Turkish President Recep Tayyip Erdoğan on Friday called on the world to fight back against Islamophobia in the same way it responded to “anti-Semitism after the Holocaust,” following deadly attacks on two New Zealand mosques, AFP reported.
The Turkish leader has presented the mosque attacks by a self-avowed white supremacist who killed 50 people as part of a wider assault on Islam and demands the West do more against anti-Muslim sentiment.
“Just as humanity fought against anti-Semitism after the Holocaust disaster, it should fight against rising Islamophobia in the same determined fashion,” Erdogan told an emergency meeting of ministers from the Organisation of Islamic Cooperation in İstanbul.
“Right now we are facing Islamophobia and Muslim hatred,” he said.
During the March 15 attack, alleged gunman Brenton Tarrant killed 50 men, women and children — the victims aged between three and 77 years old — in a massacre that sparked global revulsion.
He livestreamed much of the killing and spread a manifesto on social media claiming it was a strike against Muslim “invaders.”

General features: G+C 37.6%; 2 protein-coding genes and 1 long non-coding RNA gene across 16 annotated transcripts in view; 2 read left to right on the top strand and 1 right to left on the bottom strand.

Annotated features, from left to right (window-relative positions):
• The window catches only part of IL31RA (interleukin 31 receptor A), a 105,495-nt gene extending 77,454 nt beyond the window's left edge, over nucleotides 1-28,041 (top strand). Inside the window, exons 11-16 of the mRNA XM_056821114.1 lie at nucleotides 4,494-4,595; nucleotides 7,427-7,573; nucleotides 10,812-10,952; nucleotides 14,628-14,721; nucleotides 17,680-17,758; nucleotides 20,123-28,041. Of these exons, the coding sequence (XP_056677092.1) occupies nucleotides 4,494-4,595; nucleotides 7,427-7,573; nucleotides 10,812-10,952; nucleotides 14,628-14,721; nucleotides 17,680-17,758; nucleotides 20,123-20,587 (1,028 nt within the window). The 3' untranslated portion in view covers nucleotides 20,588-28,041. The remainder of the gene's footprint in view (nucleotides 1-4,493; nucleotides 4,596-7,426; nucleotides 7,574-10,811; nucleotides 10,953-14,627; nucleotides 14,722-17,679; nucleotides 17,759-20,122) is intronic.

Representatives from the OIC said in a statement that “genuine, comprehensive and systematic measures” were needed to tackle the “affliction” of Islamophobia.
They called on countries with Muslim communities and minorities to refrain from statements and actions that associate Islam with “terror, extremism and threats.”
In his hate-filled “manifesto” before the mass killing, the accused killer suggested neo-Nazi ideology and immigration prompted his action and mentioned other right-wing extremists.
He also referenced Turkey, and İstanbul’s landmark Hagia Sophia, that was once a church before becoming a mosque during the Ottoman empire.
Erdoğan, campaigning for local elections this month, had angered New Zealand’s government by repeatedly showing the video made by the alleged gunman, an Australian who was arrested after the massacre.
The Turkish leader also angered Australia with comments about anti-Muslim Australians being sent back in “coffins” like their grandfathers at Gallipoli, a bloody World War I battle. More than 8,000 Australians and nearly 3,000 New Zealanders — part of forces known as ANZAC — died fighting Turkish forces at Gallipoli, which has a prominent place in Australia’s collective memory.